Holm oak acorns (Quercus ilex)
I have previously called it the forager’s carb conundrum (following Hank Shaw’s term, the ‘forager’s dilemma’), the problem of procuring, even in a world seemingly bursting with wild food, the energy-rich foundation of a carbohydrate source that almost all human diets rely on. In most traditional foraging economies, most Australian Aboriginal ones included, this quest for the daily bread was the biggest labour demand in the community, reliant on often labour-intensive gathering and processing of plant seeds and roots. It was the process of finding ways to influence the abundance and distribution of these plants that gave rise, not through any ‘agricultural revolution’ but by a gradual human-plant coevolution, to farming. And from there to type of cultures from which most of us descend. Among those plants that could be farmed, a relatively small suite now provide the vast majority of human food energy. Among those not so easily farmed, many once-treasured species have become largely forgotten. Like oaks, and their acorns.
Across parts of the northern hemisphere, acorns, the fruit of oak trees (Quercus spp.), are believed by many to have been so fundamental to the human diet that people speak of ‘balanocultures’, being those of people for whom the oak forest and its products was the home, the hearth and the daily bread. In a few places, remnants of balanoculture survive. In a few parts of southern Europe, acorn cakes remain (notably using holm oaks), although they are generally viewed grimly, if at all, as a desperate famine food some ancestors may have been forced to eat amid the horrors of the two world wars. Some Native Americans still treasure their balanophagy (acorn-eating) as a tradition and foragers over there are also keeping those skills alive. It also continues in parts of Korea, presumably mostly in the more impoverished North.
All this makes Australia far from the first place you would think of for acorn foraging. Any oaks we have are introduced specimen plantings that have never been a part of any local culinary tradition. Nonetheless, Centennial Park, just a few kilometres from the heart of our largest city, has more than 300 holm oaks (Quercus ilex). Each one of the mature specimens will produce as much as a tonne of acorns annually. Even with conservative sums, that means we are talking about more than 100,000 kilos of compact carbohydrates and oils per year, all of it edible for people.
But there is a pretty serious catch: It takes some very dedicated processing. So much so, that if you decide to give acorns a go yourself, it will probably need to be more for the adventure of it than any realistic need to solve your own ‘forager’s dilemma. But, why not? None of the process is at all unpleasant; in fact there is a lovely calm rhythm to it all and a patience that makes some so-called ‘slow food’ seem as rushed as a service station sausage roll.
Finding Oaks: Outside of Centennial Park in Sydney, I cannot offer much advice. Although I suspect they are not too uncommon in parks in the southern states, the more common oaks around will be English oak (Quercus robur). I understand that they can be eaten, but that the processing takes even more than with holm oaks – which is already a serious commitment. Some of the American white oaks, if they happen to be planted near you might, however, be easier to leach than holm oaks.
Collecting: Your best time for Centennial Park will be in April and May and it is presumably similar elsewhere in southeast Australia. If I had to narrow it down, I’d say whenever is most convenient around the 1st of May. I should probably stress that I have never checked if it is allowed, figuring that if it isn’t, and considering that it is a public resource, I would conscionably defy the ban anyway. You can pick acorns off the tree if they are fully plump and come easily from the cupule (the characteristic little hat that acorns wear) or you can gather them from the ground. You have a choice of either being particular about what you pick up or doing some sorting later. If there is even the tiniest hole in the shell (pericarp), leave it, because it is probably the entry hole of a weevil or other grub that will already have messed things up inside. Just get a few at first and work out how long it takes to do the processing before you commit to gathering whole sacks of the stuff. I would suggest keeping harvests from different trees separate if it is not too much of a hassle, because the tannin levels (and therefore processing needs) vary from tree to tree.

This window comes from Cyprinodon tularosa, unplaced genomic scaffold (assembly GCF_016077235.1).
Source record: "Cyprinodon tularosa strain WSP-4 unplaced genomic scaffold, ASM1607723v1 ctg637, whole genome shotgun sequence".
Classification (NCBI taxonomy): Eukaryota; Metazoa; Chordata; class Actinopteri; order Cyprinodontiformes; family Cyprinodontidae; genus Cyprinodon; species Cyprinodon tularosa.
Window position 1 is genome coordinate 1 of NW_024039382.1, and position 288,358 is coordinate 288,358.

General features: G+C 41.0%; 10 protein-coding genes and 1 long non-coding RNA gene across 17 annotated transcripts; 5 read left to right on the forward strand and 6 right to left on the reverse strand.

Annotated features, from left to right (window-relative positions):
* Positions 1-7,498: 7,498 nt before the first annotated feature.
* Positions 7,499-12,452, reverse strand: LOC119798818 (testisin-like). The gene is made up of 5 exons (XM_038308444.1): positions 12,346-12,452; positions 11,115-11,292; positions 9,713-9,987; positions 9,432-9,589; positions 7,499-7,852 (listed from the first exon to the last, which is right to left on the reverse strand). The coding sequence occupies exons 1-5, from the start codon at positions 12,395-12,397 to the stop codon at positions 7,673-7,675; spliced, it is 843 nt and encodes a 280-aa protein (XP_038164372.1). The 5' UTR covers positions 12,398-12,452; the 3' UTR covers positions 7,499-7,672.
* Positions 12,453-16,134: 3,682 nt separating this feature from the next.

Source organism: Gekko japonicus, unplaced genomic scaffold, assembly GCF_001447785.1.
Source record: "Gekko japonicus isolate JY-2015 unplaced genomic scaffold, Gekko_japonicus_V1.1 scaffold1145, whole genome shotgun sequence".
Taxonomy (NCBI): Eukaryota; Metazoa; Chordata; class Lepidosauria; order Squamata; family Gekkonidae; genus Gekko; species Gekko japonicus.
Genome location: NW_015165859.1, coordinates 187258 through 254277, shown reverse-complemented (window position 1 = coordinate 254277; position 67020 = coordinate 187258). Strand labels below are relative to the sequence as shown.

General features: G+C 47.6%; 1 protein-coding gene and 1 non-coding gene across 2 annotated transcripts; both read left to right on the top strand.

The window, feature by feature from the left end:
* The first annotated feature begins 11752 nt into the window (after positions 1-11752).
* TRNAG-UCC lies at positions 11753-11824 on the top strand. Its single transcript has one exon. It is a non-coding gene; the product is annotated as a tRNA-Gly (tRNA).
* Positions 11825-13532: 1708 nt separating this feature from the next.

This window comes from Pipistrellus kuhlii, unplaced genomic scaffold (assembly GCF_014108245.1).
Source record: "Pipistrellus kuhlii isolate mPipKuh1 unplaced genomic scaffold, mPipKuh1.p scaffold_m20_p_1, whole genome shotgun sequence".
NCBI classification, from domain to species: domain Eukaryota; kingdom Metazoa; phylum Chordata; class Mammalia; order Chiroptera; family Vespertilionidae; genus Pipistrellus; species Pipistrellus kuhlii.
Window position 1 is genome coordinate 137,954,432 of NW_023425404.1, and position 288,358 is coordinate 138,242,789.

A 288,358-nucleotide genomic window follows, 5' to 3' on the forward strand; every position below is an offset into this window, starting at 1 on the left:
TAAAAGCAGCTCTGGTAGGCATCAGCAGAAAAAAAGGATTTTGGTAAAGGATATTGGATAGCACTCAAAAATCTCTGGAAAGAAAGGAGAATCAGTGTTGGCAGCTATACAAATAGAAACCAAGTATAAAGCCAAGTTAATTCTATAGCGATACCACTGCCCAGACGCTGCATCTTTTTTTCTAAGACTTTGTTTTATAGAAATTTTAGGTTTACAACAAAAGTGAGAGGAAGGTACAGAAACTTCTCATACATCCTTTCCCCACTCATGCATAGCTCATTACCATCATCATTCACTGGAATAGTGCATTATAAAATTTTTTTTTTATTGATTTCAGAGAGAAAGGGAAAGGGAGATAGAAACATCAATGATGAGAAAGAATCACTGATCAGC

Shelling and cleaning: You can either get started on the processing straight away or store them for anything up to a few months. Freezing is fine and is supposed to have the benefit making the skins come off easier. Otherwise hanging in a bag somewhere dark but ventilated, although you will get more spoiled ones in the end. Once they are older you can crack the shell a little to get the meat out, but when they are fresh, I find that a knife works best. I top and tail them with a very sharp Swiss Army knife, run a slit down the shell and can then easily peel it off (check out the video). The pocket knife seems to give me more control and safety than even a good paring knife. There is a slight danger that you might cut your thumb the way I do it – I am sure that one absent-minded day I will, but so far haven’t (you might prefer a large knife cutting downwards onto a chopping board. You can then scrape off some of the skin, particularly if you are going to go straight to a quicker hot water leaching, or you can work it off later during the soaking stage. Pop them in water, which is where they will be until the drying stage.